Black, untouched is the best type of coffee to drink IMHO....the bean is second most important, the freshness third, the temperature fourth, the water quality and numerous other things next....the brew method...somewhere in the low teens.
Myself, I have been using a filter coffee-maker for a while, but have come to dislike the taste. I used to drink the coffee black, but have resorted to adding milk just to take away the grainy taste.
I love the way it works (the steam bubbles from the back then down into a glass jug). It's not just the taste, but the noise.
What happened though is that I found myself trying these great sachets from Nescafe. All you have to do is add hot water. The Caramel and the Vanilla one are addictive. But I hated the Irish Cream, Hazlenut and Mocha ones.
I know the coffee is not what you guys are into, and often I think it's almost like dishwater, but add brown sugar and it's quite drinkable.
I would really like to get one of those vacuum makers. Are they expensive?
Personally, I've found stove-top espresso makers to be the best. Mug full of espresso with a dash of milk. Caffeine straight into the blood supply... the only better way that I could imagine to do it would be intravenously!
Instant. Cheaper the better
Study Says Coffee Protects Against Cirrhosis [science.slashdot.org]
Good news for those who like both coffee and alcohol. In a recent study of more than 125,000 people an Oakland, CA medical team found that consuming coffee seems to help protect against alcoholic cirrhosis.
People drinking one cup of coffee per day were, on average, 20% less likely to develop alcoholic cirrhosis. For people drinking two or three cups the reduction was 40%, and for those drinking four or more cups of coffee a day the reduction in risk was 80%.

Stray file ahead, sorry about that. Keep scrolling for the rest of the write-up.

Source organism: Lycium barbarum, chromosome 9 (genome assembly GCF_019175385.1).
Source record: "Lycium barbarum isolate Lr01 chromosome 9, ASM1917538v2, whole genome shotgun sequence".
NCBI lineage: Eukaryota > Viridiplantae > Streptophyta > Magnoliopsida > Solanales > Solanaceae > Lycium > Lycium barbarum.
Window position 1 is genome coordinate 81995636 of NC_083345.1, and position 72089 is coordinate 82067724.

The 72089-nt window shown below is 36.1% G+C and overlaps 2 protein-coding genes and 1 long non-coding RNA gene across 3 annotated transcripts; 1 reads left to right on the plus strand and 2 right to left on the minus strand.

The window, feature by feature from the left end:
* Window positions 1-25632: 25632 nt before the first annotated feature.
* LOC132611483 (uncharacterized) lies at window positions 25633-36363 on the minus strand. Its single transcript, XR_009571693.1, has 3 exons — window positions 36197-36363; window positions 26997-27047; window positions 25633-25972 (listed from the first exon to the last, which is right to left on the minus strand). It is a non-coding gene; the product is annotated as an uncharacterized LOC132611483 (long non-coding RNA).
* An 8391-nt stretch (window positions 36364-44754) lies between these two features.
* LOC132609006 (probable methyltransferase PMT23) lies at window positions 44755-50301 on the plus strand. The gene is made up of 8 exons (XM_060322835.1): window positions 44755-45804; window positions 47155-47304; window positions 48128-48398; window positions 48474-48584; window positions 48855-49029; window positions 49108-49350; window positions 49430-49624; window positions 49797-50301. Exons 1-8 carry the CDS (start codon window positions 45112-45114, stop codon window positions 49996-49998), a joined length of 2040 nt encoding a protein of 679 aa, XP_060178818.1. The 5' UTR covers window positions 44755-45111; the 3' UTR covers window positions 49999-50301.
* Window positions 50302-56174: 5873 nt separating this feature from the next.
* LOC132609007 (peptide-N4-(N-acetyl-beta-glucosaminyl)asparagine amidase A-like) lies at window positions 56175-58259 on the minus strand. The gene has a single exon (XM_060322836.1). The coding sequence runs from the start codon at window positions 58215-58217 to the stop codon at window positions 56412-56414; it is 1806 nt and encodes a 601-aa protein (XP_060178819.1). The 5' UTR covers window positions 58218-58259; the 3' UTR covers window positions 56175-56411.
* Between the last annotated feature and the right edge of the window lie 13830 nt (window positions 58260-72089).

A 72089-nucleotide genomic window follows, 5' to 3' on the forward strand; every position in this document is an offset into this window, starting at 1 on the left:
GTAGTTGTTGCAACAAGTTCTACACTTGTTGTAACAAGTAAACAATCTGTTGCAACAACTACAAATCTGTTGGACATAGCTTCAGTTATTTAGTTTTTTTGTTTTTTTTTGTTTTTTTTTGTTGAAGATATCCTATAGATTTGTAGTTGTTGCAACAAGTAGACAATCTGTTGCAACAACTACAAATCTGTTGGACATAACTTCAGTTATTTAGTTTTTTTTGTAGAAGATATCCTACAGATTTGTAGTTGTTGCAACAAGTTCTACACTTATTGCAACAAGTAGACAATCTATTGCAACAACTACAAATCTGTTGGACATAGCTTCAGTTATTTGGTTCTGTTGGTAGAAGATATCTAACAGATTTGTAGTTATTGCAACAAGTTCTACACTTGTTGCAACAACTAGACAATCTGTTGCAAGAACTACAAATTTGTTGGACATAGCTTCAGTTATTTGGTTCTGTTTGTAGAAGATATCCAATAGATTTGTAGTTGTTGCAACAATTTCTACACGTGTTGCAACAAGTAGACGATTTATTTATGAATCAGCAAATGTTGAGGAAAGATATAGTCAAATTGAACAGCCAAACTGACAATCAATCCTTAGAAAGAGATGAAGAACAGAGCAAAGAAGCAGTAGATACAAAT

So get drinking that coffee!
Part of my job entails me trawling the science/medical news wires daily. The original story about coffee and cirrhosis comes from a press release put out 12 June, by the Archives of Internal Medicine. The actual story concludes:
The findings do not suggest that physicians prescribe coffee to prevent alcoholic cirrhosis... "Basic research... is warranted, but we should keep in mind that coffee might represent only one of a number of potential cirrhosis risk modulators."
This is another fine example of media sources extracting from medical/science findings the bits of information that appeals. There's been quite a lot of criticism aimed at the media of recent in relation to this - and justified it is too!
Admitedly slashdot's story contains a link to an article on the findings by New Scientist, but they (slashdot) are still promoting a claim that coffee protects against cirrhosis - a claim not made by the scientists involved, who actually ponder on the fact that their own findings show there may be a possible link. There's a world of difference between may help and protects...
I think it's like anything else - OK in small quantities, but not in excessive amounts. The same goes for alcohol, sex, medicines (well I was going to use another word, even though I'm not a user).
And surely you can't class all coffee the same? (I haven't read the report, so don't know if it does try to differentiate between types of coffee or not.) I heard that decaf is supposed to be bad for you.
Again, alcohol - do they mean beer? Wine? Cider?
Ah well, it was a nice idea from Slashdot. An excuse to drink lots of coffee!